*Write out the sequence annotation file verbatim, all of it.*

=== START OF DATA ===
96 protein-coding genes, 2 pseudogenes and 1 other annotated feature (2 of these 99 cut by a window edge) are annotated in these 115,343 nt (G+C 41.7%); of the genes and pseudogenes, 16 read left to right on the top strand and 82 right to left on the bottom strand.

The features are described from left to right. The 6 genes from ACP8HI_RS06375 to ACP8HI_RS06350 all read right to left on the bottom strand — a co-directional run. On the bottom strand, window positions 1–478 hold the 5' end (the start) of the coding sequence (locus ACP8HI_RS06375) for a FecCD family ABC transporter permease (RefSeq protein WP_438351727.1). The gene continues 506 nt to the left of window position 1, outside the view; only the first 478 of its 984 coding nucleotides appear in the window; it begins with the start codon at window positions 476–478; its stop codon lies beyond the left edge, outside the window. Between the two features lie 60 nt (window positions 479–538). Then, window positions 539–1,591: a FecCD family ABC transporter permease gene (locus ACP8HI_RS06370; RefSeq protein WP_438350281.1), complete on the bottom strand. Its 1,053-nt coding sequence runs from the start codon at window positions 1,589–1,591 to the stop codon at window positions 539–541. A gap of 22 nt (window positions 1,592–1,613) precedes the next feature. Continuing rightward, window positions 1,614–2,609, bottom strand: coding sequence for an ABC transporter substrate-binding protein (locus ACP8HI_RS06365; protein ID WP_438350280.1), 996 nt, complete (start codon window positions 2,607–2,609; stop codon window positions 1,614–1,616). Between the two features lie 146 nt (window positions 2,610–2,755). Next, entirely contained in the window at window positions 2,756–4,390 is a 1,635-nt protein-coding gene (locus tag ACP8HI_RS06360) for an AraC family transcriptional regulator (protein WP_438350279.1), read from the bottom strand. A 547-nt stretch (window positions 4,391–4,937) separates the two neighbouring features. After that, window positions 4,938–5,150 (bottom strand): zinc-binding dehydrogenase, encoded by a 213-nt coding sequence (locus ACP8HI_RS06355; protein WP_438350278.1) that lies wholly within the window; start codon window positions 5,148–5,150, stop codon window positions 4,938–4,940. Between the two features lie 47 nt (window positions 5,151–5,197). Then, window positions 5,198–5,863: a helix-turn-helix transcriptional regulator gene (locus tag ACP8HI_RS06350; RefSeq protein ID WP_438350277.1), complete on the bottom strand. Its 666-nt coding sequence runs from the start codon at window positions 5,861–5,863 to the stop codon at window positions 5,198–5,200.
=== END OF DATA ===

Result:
96 protein-coding genes, 2 pseudogenes and 1 other annotated feature (2 of these 99 cut by a window edge) are annotated in these 115,343 nt (G+C 41.7%); of the genes and pseudogenes, 16 read left to right on the top strand and 82 right to left on the bottom strand.

The features are described from left to right. The 6 genes from ACP8HI_RS06375 to ACP8HI_RS06350 all read right to left on the bottom strand — a co-directional run. On the bottom strand, window positions 1–478 hold the 5' end (the start) of the coding sequence (locus ACP8HI_RS06375) for a FecCD family ABC transporter permease (RefSeq protein WP_438351727.1). The gene continues 506 nt to the left of window position 1, outside the view; only the first 478 of its 984 coding nucleotides appear in the window; it begins with the start codon at window positions 476–478; its stop codon lies beyond the left edge, outside the window. Between the two features lie 60 nt (window positions 479–538). Then, window positions 539–1,591: a FecCD family ABC transporter permease gene (locus ACP8HI_RS06370; RefSeq protein WP_438350281.1), complete on the bottom strand. Its 1,053-nt coding sequence runs from the start codon at window positions 1,589–1,591 to the stop codon at window positions 539–541. A gap of 22 nt (window positions 1,592–1,613) precedes the next feature. Continuing rightward, window positions 1,614–2,609, bottom strand: coding sequence for an ABC transporter substrate-binding protein (locus ACP8HI_RS06365; protein ID WP_438350280.1), 996 nt, complete (start codon window positions 2,607–2,609; stop codon window positions 1,614–1,616). Between the two features lie 146 nt (window positions 2,610–2,755). Next, entirely contained in the window at window positions 2,756–4,390 is a 1,635-nt protein-coding gene (locus tag ACP8HI_RS06360) for an AraC family transcriptional regulator (protein WP_438350279.1), read from the bottom strand. A 547-nt stretch (window positions 4,391–4,937) separates the two neighbouring features. After that, window positions 4,938–5,150 (bottom strand): zinc-binding dehydrogenase, encoded by a 213-nt coding sequence (locus ACP8HI_RS06355; protein WP_438350278.1) that lies wholly within the window; start codon window positions 5,148–5,150, stop codon window positions 4,938–4,940. Between the two features lie 47 nt (window positions 5,151–5,197). Then, window positions 5,198–5,863: a helix-turn-helix transcriptional regulator gene (locus tag ACP8HI_RS06350; RefSeq protein ID WP_438350277.1), complete on the bottom strand. Its 666-nt coding sequence runs from the start codon at window positions 5,861–5,863 to the stop codon at window positions 5,198–5,200.